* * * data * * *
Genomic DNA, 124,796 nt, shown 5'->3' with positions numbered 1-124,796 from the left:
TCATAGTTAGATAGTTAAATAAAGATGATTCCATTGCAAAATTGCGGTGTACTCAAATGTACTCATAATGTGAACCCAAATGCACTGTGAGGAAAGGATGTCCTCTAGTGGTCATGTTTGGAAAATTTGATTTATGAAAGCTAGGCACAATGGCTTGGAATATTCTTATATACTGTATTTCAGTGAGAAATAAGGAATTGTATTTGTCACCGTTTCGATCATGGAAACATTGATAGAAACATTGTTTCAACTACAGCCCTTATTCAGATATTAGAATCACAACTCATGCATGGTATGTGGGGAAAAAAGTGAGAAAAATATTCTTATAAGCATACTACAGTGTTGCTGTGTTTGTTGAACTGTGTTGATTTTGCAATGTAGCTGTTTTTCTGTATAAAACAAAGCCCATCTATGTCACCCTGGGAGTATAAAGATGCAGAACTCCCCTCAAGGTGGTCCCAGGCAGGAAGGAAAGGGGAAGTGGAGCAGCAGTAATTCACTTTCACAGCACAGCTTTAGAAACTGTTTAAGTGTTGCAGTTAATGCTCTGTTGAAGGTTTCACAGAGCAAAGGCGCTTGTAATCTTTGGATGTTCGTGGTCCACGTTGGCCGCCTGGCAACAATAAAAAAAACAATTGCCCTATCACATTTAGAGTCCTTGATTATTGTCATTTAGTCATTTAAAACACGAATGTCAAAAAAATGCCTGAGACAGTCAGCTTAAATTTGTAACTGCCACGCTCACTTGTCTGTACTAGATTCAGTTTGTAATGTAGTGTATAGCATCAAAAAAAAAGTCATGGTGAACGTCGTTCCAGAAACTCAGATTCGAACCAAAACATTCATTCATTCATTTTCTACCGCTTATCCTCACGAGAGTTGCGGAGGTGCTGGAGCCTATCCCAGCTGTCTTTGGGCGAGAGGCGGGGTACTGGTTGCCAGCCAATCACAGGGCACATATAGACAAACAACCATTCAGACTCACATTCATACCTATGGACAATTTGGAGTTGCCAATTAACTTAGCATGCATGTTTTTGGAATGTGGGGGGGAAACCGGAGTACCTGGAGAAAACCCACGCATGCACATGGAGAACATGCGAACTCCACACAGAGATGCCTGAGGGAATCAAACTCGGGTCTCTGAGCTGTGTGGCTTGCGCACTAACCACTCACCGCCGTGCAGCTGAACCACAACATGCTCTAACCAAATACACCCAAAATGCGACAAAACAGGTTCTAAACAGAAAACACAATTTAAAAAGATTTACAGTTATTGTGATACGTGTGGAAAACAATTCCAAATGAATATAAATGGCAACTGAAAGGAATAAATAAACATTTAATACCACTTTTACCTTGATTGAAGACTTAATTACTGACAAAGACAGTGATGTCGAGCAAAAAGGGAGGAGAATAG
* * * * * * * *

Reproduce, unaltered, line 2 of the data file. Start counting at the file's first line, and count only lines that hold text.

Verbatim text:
TCATAGTTAGATAGTTAAATAAAGATGATTCCATTGCAAAATTGCGGTGTACTCAAATGTACTCATAATGTGAACCCAAATGCACTGTGAGGAAAGGATGTCCTCTAGTGGTCATGTTTGGAAAATTTGATTTATGAAAGCTAGGCACAATGGCTTGGAATATTCTTATATACTGTATTTCAGTGAGAAATAAGGAATTGTATTTGTCACCGTTTCGATCATGGAAACATTGATAGAAACATTGTTTCAACTACAGCCCTTATTCAGATATTAGAATCACAACTCATGCATGGTATGTGGGGAAAAAAGTGAGAAAAATATTCTTATAAGCATACTACAGTGTTGCTGTGTTTGTTGAACTGTGTTGATTTTGCAATGTAGCTGTTTTTCTGTATAAAACAAAGCCCATCTATGTCACCCTGGGAGTATAAAGATGCAGAACTCCCCTCAAGGTGGTCCCAGGCAGGAAGGAAAGGGGAAGTGGAGCAGCAGTAATTCACTTTCACAGCACAGCTTTAGAAACTGTTTAAGTGTTGCAGTTAATGCTCTGTTGAAGGTTTCACAGAGCAAAGGCGCTTGTAATCTTTGGATGTTCGTGGTCCACGTTGGCCGCCTGGCAACAATAAAAAAAACAATTGCCCTATCACATTTAGAGTCCTTGATTATTGTCATTTAGTCATTTAAAACACGAATGTCAAAAAAATGCCTGAGACAGTCAGCTTAAATTTGTAACTGCCACGCTCACTTGTCTGTACTAGATTCAGTTTGTAATGTAGTGTATAGCATCAAAAAAAAAGTCATGGTGAACGTCGTTCCAGAAACTCAGATTCGAACCAAAACATTCATTCATTCATTTTCTACCGCTTATCCTCACGAGAGTTGCGGAGGTGCTGGAGCCTATCCCAGCTGTCTTTGGGCGAGAGGCGGGGTACTGGTTGCCAGCCAATCACAGGGCACATATAGACAAACAACCATTCAGACTCACATTCATACCTATGGACAATTTGGAGTTGCCAATTAACTTAGCATGCATGTTTTTGGAATGTGGGGGGGAAACCGGAGTACCTGGAGAAAACCCACGCATGCACATGGAGAACATGCGAACTCCACACAGAGATGCCTGAGGGAATCAAACTCGGGTCTCTGAGCTGTGTGGCTTGCGCACTAACCACTCACCGCCGTGCAGCTGAACCACAACATGCTCTAACCAAATACACCCAAAATGCGACAAAACAGGTTCTAAACAGAAAACACAATTTAAAAAGATTTACAGTTATTGTGATACGTGTGGAAAACAATTCCAAATGAATATAAATGGCAACTGAAAGGAATAAATAAACATTTAATACCACTTTTACCTTGATTGAAGACTTAATTACTGACAAAGACAGTGATGTCGAGCAAAAAGGGAGGAGAATAG